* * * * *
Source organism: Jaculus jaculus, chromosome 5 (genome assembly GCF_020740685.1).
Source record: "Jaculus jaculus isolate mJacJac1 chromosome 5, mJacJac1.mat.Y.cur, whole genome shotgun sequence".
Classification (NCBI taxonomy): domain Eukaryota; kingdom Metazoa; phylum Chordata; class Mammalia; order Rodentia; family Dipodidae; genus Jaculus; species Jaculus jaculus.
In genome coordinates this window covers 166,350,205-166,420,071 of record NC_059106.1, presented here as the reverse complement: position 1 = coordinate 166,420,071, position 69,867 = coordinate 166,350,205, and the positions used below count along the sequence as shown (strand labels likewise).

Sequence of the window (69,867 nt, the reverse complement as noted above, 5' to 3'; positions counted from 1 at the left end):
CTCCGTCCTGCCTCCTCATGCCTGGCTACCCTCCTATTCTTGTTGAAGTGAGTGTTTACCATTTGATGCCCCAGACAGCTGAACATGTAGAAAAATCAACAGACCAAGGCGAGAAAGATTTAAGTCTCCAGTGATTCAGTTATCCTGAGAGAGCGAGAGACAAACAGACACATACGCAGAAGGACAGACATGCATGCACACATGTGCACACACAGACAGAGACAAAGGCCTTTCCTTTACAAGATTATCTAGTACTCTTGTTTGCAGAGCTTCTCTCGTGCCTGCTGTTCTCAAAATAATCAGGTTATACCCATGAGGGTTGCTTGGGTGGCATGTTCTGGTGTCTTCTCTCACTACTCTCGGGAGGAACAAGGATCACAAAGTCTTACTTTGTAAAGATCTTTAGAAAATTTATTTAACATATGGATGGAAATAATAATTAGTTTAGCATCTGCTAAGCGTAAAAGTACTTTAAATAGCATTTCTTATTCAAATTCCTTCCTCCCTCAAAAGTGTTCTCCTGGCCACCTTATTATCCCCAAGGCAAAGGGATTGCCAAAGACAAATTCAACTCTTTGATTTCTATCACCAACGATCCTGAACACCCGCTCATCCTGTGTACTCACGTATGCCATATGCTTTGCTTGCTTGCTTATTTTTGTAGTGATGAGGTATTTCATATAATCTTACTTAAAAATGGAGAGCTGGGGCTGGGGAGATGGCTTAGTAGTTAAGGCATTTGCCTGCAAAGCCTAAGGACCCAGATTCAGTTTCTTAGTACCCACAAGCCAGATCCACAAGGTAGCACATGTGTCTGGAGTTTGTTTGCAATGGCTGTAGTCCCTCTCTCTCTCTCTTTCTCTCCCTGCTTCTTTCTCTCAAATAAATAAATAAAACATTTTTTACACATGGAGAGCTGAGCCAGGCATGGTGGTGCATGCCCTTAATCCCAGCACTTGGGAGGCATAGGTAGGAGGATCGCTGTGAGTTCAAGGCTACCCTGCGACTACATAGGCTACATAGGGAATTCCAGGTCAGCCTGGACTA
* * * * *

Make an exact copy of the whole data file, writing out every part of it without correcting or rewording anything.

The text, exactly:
Source organism: Jaculus jaculus, chromosome 5 (genome assembly GCF_020740685.1).
Source record: "Jaculus jaculus isolate mJacJac1 chromosome 5, mJacJac1.mat.Y.cur, whole genome shotgun sequence".
Classification (NCBI taxonomy): domain Eukaryota; kingdom Metazoa; phylum Chordata; class Mammalia; order Rodentia; family Dipodidae; genus Jaculus; species Jaculus jaculus.
In genome coordinates this window covers 166,350,205-166,420,071 of record NC_059106.1, presented here as the reverse complement: position 1 = coordinate 166,420,071, position 69,867 = coordinate 166,350,205, and the positions used below count along the sequence as shown (strand labels likewise).

Sequence of the window (69,867 nt, the reverse complement as noted above, 5' to 3'; positions counted from 1 at the left end):
CTCCGTCCTGCCTCCTCATGCCTGGCTACCCTCCTATTCTTGTTGAAGTGAGTGTTTACCATTTGATGCCCCAGACAGCTGAACATGTAGAAAAATCAACAGACCAAGGCGAGAAAGATTTAAGTCTCCAGTGATTCAGTTATCCTGAGAGAGCGAGAGACAAACAGACACATACGCAGAAGGACAGACATGCATGCACACATGTGCACACACAGACAGAGACAAAGGCCTTTCCTTTACAAGATTATCTAGTACTCTTGTTTGCAGAGCTTCTCTCGTGCCTGCTGTTCTCAAAATAATCAGGTTATACCCATGAGGGTTGCTTGGGTGGCATGTTCTGGTGTCTTCTCTCACTACTCTCGGGAGGAACAAGGATCACAAAGTCTTACTTTGTAAAGATCTTTAGAAAATTTATTTAACATATGGATGGAAATAATAATTAGTTTAGCATCTGCTAAGCGTAAAAGTACTTTAAATAGCATTTCTTATTCAAATTCCTTCCTCCCTCAAAAGTGTTCTCCTGGCCACCTTATTATCCCCAAGGCAAAGGGATTGCCAAAGACAAATTCAACTCTTTGATTTCTATCACCAACGATCCTGAACACCCGCTCATCCTGTGTACTCACGTATGCCATATGCTTTGCTTGCTTGCTTATTTTTGTAGTGATGAGGTATTTCATATAATCTTACTTAAAAATGGAGAGCTGGGGCTGGGGAGATGGCTTAGTAGTTAAGGCATTTGCCTGCAAAGCCTAAGGACCCAGATTCAGTTTCTTAGTACCCACAAGCCAGATCCACAAGGTAGCACATGTGTCTGGAGTTTGTTTGCAATGGCTGTAGTCCCTCTCTCTCTCTCTTTCTCTCCCTGCTTCTTTCTCTCAAATAAATAAATAAAACATTTTTTACACATGGAGAGCTGAGCCAGGCATGGTGGTGCATGCCCTTAATCCCAGCACTTGGGAGGCATAGGTAGGAGGATCGCTGTGAGTTCAAGGCTACCCTGCGACTACATAGGCTACATAGGGAATTCCAGGTCAGCCTGGACTA